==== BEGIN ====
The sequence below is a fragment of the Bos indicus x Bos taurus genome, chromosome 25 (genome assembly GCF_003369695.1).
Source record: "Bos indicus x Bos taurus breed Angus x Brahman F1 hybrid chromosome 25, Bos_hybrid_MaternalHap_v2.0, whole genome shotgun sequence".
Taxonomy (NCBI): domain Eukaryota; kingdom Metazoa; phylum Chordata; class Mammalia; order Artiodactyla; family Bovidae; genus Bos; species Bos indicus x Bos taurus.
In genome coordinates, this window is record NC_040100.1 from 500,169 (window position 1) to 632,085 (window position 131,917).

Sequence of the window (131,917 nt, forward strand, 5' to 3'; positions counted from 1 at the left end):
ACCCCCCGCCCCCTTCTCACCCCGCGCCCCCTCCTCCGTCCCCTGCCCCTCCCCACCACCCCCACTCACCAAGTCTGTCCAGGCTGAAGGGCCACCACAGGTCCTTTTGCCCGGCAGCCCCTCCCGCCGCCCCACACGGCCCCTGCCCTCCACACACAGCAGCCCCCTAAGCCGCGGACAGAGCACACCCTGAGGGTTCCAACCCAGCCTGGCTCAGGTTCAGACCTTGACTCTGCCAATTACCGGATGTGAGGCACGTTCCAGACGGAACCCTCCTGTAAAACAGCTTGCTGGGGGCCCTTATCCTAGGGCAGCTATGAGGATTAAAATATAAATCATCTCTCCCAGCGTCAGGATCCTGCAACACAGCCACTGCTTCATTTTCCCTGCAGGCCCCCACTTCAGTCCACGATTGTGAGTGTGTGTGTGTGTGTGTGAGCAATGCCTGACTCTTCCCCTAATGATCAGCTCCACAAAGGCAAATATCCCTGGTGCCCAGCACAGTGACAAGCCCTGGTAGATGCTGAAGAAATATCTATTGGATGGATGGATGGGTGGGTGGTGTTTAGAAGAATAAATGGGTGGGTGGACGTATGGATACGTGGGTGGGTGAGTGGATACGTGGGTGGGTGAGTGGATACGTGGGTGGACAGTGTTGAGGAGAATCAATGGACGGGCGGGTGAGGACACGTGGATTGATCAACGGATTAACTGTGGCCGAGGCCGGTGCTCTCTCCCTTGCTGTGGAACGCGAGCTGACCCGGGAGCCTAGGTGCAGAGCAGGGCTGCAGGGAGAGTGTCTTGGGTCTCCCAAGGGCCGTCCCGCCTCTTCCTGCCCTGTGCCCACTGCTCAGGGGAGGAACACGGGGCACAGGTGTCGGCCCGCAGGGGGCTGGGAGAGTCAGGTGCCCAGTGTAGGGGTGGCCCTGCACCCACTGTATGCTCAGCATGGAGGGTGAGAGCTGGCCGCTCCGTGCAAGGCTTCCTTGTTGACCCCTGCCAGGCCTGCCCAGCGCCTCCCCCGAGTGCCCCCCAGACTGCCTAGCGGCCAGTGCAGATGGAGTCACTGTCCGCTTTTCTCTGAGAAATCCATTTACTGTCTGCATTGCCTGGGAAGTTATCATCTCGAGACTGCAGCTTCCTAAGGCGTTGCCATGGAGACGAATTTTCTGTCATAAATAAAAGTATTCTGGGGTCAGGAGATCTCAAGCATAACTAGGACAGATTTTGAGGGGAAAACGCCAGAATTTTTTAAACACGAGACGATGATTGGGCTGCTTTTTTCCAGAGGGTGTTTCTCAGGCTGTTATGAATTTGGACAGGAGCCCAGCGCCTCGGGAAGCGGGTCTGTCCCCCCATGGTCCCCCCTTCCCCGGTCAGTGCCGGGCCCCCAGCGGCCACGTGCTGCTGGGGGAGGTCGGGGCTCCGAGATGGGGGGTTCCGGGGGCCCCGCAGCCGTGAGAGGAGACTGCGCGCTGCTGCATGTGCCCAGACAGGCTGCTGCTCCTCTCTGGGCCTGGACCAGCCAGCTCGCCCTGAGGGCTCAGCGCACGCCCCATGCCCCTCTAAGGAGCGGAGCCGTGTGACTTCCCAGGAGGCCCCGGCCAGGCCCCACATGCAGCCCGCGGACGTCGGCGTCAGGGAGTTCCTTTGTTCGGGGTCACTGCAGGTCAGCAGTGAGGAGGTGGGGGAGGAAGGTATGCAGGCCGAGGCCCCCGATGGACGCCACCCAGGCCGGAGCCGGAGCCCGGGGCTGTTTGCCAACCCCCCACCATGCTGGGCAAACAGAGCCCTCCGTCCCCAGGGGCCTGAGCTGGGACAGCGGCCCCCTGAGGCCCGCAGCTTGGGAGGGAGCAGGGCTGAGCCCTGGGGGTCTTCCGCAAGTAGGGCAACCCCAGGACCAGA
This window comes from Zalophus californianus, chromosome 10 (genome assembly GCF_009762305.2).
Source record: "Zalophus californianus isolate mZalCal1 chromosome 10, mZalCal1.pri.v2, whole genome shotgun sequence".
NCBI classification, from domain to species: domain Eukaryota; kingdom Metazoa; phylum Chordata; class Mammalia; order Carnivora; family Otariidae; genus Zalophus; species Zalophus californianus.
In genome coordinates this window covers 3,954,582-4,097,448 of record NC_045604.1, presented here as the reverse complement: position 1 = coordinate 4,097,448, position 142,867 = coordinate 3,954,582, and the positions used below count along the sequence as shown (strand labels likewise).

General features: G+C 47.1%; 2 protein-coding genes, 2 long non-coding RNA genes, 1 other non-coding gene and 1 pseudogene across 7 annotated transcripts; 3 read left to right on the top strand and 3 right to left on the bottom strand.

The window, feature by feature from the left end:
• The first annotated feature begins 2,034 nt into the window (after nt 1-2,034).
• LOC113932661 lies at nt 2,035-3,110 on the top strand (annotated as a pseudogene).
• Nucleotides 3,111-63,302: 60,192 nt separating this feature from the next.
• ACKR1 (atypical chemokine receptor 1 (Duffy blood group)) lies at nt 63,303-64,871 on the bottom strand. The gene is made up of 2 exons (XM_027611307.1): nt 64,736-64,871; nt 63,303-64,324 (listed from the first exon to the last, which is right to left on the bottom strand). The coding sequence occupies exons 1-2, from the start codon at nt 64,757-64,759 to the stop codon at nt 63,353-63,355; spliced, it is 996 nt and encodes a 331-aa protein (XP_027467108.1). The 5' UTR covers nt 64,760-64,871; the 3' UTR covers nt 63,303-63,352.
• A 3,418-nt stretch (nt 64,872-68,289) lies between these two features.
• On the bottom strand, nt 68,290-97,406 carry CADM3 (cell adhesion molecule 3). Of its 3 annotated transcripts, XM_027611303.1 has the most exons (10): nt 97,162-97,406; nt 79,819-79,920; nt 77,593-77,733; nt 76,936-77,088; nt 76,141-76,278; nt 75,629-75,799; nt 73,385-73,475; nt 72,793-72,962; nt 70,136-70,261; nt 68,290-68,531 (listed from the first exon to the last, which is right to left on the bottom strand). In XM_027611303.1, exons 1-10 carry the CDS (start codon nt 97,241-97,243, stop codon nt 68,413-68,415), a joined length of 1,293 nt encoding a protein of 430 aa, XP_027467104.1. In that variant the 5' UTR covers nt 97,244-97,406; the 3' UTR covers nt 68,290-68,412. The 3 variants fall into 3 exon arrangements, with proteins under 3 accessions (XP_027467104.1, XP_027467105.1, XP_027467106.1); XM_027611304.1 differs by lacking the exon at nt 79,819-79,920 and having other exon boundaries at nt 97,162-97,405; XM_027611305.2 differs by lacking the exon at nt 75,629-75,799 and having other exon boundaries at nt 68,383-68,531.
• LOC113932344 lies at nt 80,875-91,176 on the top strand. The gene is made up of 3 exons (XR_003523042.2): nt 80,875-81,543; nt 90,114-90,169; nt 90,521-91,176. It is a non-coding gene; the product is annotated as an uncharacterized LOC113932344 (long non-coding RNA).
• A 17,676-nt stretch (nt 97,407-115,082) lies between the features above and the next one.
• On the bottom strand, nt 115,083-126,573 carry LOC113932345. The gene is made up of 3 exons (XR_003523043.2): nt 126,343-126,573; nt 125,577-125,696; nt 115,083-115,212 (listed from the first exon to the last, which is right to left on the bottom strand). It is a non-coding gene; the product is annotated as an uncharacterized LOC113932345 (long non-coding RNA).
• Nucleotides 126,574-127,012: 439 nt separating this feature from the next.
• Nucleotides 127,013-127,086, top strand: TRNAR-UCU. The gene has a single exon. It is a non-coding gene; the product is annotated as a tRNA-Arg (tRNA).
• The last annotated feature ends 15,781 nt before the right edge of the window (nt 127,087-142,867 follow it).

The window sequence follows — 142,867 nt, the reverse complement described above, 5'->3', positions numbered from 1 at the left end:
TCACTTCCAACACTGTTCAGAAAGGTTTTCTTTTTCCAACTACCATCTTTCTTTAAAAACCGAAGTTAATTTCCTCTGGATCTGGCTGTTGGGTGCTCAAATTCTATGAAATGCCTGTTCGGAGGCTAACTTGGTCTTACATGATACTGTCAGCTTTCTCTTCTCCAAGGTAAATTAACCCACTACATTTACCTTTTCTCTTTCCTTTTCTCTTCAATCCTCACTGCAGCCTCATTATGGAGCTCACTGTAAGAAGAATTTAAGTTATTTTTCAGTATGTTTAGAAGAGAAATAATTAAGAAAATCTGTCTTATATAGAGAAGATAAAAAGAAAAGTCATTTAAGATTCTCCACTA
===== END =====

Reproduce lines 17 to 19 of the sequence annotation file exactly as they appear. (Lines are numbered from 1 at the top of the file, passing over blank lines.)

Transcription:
• A 3,418-nt stretch (nt 64,872-68,289) lies between these two features.
• On the bottom strand, nt 68,290-97,406 carry CADM3 (cell adhesion molecule 3). Of its 3 annotated transcripts, XM_027611303.1 has the most exons (10): nt 97,162-97,406; nt 79,819-79,920; nt 77,593-77,733; nt 76,936-77,088; nt 76,141-76,278; nt 75,629-75,799; nt 73,385-73,475; nt 72,793-72,962; nt 70,136-70,261; nt 68,290-68,531 (listed from the first exon to the last, which is right to left on the bottom strand). In XM_027611303.1, exons 1-10 carry the CDS (start codon nt 97,241-97,243, stop codon nt 68,413-68,415), a joined length of 1,293 nt encoding a protein of 430 aa, XP_027467104.1. In that variant the 5' UTR covers nt 97,244-97,406; the 3' UTR covers nt 68,290-68,412. The 3 variants fall into 3 exon arrangements, with proteins under 3 accessions (XP_027467104.1, XP_027467105.1, XP_027467106.1); XM_027611304.1 differs by lacking the exon at nt 79,819-79,920 and having other exon boundaries at nt 97,162-97,405; XM_027611305.2 differs by lacking the exon at nt 75,629-75,799 and having other exon boundaries at nt 68,383-68,531.
• LOC113932344 lies at nt 80,875-91,176 on the top strand. The gene is made up of 3 exons (XR_003523042.2): nt 80,875-81,543; nt 90,114-90,169; nt 90,521-91,176. It is a non-coding gene; the product is annotated as an uncharacterized LOC113932344 (long non-coding RNA).